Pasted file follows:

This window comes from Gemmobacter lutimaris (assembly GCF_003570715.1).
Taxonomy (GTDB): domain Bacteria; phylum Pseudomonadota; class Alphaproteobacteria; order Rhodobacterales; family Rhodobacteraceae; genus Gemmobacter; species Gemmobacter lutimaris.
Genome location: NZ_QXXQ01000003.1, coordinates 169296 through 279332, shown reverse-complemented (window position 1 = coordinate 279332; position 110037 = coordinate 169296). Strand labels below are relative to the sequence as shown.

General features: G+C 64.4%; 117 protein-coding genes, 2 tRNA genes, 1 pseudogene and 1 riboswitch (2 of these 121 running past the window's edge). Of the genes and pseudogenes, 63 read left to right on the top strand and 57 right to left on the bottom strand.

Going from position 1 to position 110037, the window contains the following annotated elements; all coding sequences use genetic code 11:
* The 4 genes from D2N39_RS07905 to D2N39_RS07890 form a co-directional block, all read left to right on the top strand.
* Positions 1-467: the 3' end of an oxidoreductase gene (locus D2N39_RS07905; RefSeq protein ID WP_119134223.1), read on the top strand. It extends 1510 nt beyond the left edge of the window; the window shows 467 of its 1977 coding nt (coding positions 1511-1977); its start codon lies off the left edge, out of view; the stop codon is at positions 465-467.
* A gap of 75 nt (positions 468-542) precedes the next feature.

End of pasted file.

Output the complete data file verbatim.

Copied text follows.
This window comes from Gemmobacter lutimaris (assembly GCF_003570715.1).
Taxonomy (GTDB): domain Bacteria; phylum Pseudomonadota; class Alphaproteobacteria; order Rhodobacterales; family Rhodobacteraceae; genus Gemmobacter; species Gemmobacter lutimaris.
Genome location: NZ_QXXQ01000003.1, coordinates 169296 through 279332, shown reverse-complemented (window position 1 = coordinate 279332; position 110037 = coordinate 169296). Strand labels below are relative to the sequence as shown.

General features: G+C 64.4%; 117 protein-coding genes, 2 tRNA genes, 1 pseudogene and 1 riboswitch (2 of these 121 running past the window's edge). Of the genes and pseudogenes, 63 read left to right on the top strand and 57 right to left on the bottom strand.

Going from position 1 to position 110037, the window contains the following annotated elements; all coding sequences use genetic code 11:
* The 4 genes from D2N39_RS07905 to D2N39_RS07890 form a co-directional block, all read left to right on the top strand.
* Positions 1-467: the 3' end of an oxidoreductase gene (locus D2N39_RS07905; RefSeq protein ID WP_119134223.1), read on the top strand. It extends 1510 nt beyond the left edge of the window; the window shows 467 of its 1977 coding nt (coding positions 1511-1977); its start codon lies off the left edge, out of view; the stop codon is at positions 465-467.
* A gap of 75 nt (positions 468-542) precedes the next feature.